Updates from Nea Malakasa
Athens: Solidarity initiative shut down by police in Platia Victoria
Victoria Solidarity reports that they had to cancel their pop-up free shop in Victoria Square:
As we set up the clothes, cops came and threatened that if we don’t leave immediately they would fine us, while people in need had already come to get some clothes. We explained to them what it was about but they answered all with irony and told us that “the municipality has already provided for these people.”
… After the threats and the altercation we were forced to leave.
Updates from the Italian / French border
Kesha Niya published a long update on the situation at the border in these first weeks of 2021.
The new year started and winter continues. Since we see more cold and rainy days and nights, our working spot at the border is changing like the weather, as people have to adapt. Especially as it is the first year since 2016 without a camp to stay, people on the go are using the safe spaces they find to sleep whenever they can. This includes our working space 1 km before the french border, directly next to the main street leading from the border to Ventimiglia.
… Every night now we see few people sleeping at ,,breakfast,, , as they have no other place to go and wait for us to come in the morning again. Others stay for the night to continue their way early in the morning. This is all happening directly next to the main street leading from the french border to Ventimiglia. Other people continue to choose the beach of Ventimiglia, space under the bridge, empty houses or places close to the train station.
[On Tuesday, January 12], a fire broke out in Ventimiglia due to a person making a fire to keep away the cold.
This resulted in more police controls on people on the move and on the activists.
There seems to be endless capacity to check up on us and what we should not do, while we try to use our capacities in a situation where the Italian and French government (as any other European government) don’t seem to have any interest in fulfilling the most basic needs of human beings.
The update carries on detailing the conditions of detention for people caught at the border, the abuse and beatings routinely carried out by the border police of the two countries. Read it HERE.
In the week from the 28th of December to 3rd of January, we met just 222 people at the border, of those 190 pushbacks and 32 coming from other places around to eat and chat. It is a very low number, as it was for example difficult in this time to travel inside Italy [due to Covid-19 related measures]. Of these 222 people, we counted just one woman and two minors.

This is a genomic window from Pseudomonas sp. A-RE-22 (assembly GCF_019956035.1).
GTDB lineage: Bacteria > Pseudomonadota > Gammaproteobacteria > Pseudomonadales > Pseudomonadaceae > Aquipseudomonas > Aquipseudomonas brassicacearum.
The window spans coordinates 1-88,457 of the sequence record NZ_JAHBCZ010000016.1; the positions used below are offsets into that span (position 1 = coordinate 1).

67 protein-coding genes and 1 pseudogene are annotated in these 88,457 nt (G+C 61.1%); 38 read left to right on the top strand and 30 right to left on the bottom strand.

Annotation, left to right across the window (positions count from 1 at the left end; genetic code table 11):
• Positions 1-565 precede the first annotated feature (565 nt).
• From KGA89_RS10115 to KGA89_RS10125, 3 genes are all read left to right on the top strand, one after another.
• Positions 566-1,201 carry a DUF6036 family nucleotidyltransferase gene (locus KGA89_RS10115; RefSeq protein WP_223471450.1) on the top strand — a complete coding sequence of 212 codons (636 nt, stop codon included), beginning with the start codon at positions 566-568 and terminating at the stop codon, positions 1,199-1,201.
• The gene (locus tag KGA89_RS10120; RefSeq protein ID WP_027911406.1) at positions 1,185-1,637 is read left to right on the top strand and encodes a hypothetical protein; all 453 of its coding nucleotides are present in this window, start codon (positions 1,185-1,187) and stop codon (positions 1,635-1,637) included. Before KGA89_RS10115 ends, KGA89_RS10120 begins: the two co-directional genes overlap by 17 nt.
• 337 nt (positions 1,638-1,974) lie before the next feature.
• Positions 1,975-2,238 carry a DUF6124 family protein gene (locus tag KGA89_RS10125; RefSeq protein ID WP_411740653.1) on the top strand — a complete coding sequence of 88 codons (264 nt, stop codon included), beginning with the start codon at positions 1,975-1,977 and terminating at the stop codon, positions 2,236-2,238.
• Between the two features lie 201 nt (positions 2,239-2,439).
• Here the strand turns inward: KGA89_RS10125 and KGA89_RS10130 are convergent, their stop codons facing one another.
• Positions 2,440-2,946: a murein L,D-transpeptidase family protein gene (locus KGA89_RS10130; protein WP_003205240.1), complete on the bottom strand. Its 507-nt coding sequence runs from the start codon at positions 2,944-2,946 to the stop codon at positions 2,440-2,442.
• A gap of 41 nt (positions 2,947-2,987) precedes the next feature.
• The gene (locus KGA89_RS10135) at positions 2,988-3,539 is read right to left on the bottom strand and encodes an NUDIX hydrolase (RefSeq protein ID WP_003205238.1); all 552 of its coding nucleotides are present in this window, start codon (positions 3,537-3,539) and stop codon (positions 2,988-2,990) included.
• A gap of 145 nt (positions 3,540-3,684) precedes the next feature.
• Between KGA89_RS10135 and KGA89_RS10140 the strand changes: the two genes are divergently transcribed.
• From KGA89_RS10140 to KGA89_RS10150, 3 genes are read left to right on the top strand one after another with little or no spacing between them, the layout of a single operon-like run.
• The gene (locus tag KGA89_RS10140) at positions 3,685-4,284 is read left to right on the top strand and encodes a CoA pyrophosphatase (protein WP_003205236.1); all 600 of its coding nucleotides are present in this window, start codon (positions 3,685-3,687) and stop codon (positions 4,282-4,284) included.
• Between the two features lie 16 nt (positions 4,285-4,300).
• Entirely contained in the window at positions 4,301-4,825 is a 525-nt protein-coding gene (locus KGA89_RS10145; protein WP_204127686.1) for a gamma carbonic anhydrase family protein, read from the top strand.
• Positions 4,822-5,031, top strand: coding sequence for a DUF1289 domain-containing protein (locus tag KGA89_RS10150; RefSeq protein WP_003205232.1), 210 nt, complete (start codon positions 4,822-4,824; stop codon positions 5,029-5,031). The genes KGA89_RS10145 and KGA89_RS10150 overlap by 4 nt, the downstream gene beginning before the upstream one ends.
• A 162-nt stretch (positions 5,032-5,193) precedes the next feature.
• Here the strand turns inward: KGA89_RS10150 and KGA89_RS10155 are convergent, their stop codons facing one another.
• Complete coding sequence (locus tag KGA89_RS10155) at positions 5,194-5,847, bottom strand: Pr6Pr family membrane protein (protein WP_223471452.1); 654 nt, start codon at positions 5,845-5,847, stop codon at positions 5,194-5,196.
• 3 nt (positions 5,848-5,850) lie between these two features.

In the week from the 4th to the 10th of January, everything was going back to normal with numbers that were significantly higher. We counted 603 people, of those 518 being pushed back and 85 coming from different places. Of all those, 41 were women, 17 children and at least 10 minors, but we couldn’t keep track of every underage person this week. The highest number of people coming in one day was 158.
Death at sea
More people have arrived to the Canary Islands this weekend and at least one person, a 9-year-old child, died in the crossing, as reported by Spanish media. He was onboard a boat with another 34 people who were rescued after 5 days at sea.
On Saturday, the government announced the opening of the ‘Canarias 50’ reception structure on Gran Canaria, with the first group of people being moved inside. Despite the assurances that the islands won’t become a new Moria, the national government plan envisages the transfer of all asylum seekers living in hotels and apartment into the new centre, which currently has a capacity of 442 people, but will increase up to 1320.
This is part of the Plan Canarias announced by the government in late 2020. Canarias 50 is the third structure to open after ex-military camp in Barranco Seco and the Colegio Leon, all of them on Gran Canaria.
Hunger strike in Tenerife
Media report that 176 people from Senegal have started a hunger strike on Saturday in Tenerife, Canary Islands, to be allowed to travel to the mainland, since many of them have valid passports and family members who can support and accommodate them to try to get a job. They arrived on the islands in the last few months and have been stuck there in a hotel for up to 3 months.
Six years later, police impunity is confirmed